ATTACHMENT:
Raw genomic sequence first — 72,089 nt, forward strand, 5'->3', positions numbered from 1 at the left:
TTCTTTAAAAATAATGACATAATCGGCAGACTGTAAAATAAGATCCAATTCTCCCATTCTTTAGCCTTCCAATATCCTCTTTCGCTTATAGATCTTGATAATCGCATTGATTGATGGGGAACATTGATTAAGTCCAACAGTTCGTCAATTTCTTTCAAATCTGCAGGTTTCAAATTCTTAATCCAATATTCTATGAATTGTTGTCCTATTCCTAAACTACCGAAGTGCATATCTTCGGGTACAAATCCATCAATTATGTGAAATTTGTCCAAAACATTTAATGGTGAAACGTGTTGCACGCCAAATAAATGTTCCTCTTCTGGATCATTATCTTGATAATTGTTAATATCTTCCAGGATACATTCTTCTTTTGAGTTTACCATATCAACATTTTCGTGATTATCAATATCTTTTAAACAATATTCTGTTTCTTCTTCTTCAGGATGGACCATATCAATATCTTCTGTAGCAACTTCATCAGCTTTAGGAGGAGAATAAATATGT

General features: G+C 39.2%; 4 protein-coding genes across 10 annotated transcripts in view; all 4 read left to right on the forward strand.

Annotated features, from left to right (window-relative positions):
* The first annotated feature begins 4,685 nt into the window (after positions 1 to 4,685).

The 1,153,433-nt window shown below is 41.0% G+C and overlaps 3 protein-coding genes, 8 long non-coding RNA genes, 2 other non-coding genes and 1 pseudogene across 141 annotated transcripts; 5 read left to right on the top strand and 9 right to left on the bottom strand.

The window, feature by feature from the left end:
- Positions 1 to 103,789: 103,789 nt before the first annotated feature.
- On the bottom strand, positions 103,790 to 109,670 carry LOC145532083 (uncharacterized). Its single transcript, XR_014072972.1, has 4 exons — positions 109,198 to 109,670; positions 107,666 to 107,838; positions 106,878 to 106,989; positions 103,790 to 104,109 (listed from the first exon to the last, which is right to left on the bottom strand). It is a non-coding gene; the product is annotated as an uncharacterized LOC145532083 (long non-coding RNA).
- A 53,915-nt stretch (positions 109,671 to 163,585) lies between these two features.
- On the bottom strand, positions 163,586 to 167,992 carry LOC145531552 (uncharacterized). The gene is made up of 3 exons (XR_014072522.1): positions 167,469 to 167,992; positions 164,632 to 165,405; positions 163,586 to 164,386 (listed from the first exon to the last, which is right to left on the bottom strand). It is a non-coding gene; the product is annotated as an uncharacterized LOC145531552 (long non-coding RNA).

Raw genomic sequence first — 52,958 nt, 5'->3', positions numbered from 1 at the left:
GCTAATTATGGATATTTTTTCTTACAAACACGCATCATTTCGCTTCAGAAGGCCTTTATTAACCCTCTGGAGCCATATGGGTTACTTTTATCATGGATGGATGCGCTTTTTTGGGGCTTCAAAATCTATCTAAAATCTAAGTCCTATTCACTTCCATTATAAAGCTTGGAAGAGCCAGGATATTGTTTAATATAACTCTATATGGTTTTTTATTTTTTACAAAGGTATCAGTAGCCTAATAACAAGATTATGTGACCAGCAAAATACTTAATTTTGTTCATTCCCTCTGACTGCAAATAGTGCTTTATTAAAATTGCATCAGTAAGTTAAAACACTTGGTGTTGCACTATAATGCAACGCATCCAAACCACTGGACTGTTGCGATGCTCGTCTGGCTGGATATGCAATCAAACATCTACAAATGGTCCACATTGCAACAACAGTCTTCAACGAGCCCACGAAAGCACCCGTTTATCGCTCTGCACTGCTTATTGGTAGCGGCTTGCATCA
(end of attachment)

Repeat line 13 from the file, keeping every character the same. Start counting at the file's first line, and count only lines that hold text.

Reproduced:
GCTAATTATGGATATTTTTTCTTACAAACACGCATCATTTCGCTTCAGAAGGCCTTTATTAACCCTCTGGAGCCATATGGGTTACTTTTATCATGGATGGATGCGCTTTTTTGGGGCTTCAAAATCTATCTAAAATCTAAGTCCTATTCACTTCCATTATAAAGCTTGGAAGAGCCAGGATATTGTTTAATATAACTCTATATGGTTTTTTATTTTTTACAAAGGTATCAGTAGCCTAATAACAAGATTATGTGACCAGCAAAATACTTAATTTTGTTCATTCCCTCTGACTGCAAATAGTGCTTTATTAAAATTGCATCAGTAAGTTAAAACACTTGGTGTTGCACTATAATGCAACGCATCCAAACCACTGGACTGTTGCGATGCTCGTCTGGCTGGATATGCAATCAAACATCTACAAATGGTCCACATTGCAACAACAGTCTTCAACGAGCCCACGAAAGCACCCGTTTATCGCTCTGCACTGCTTATTGGTAGCGGCTTGCATCA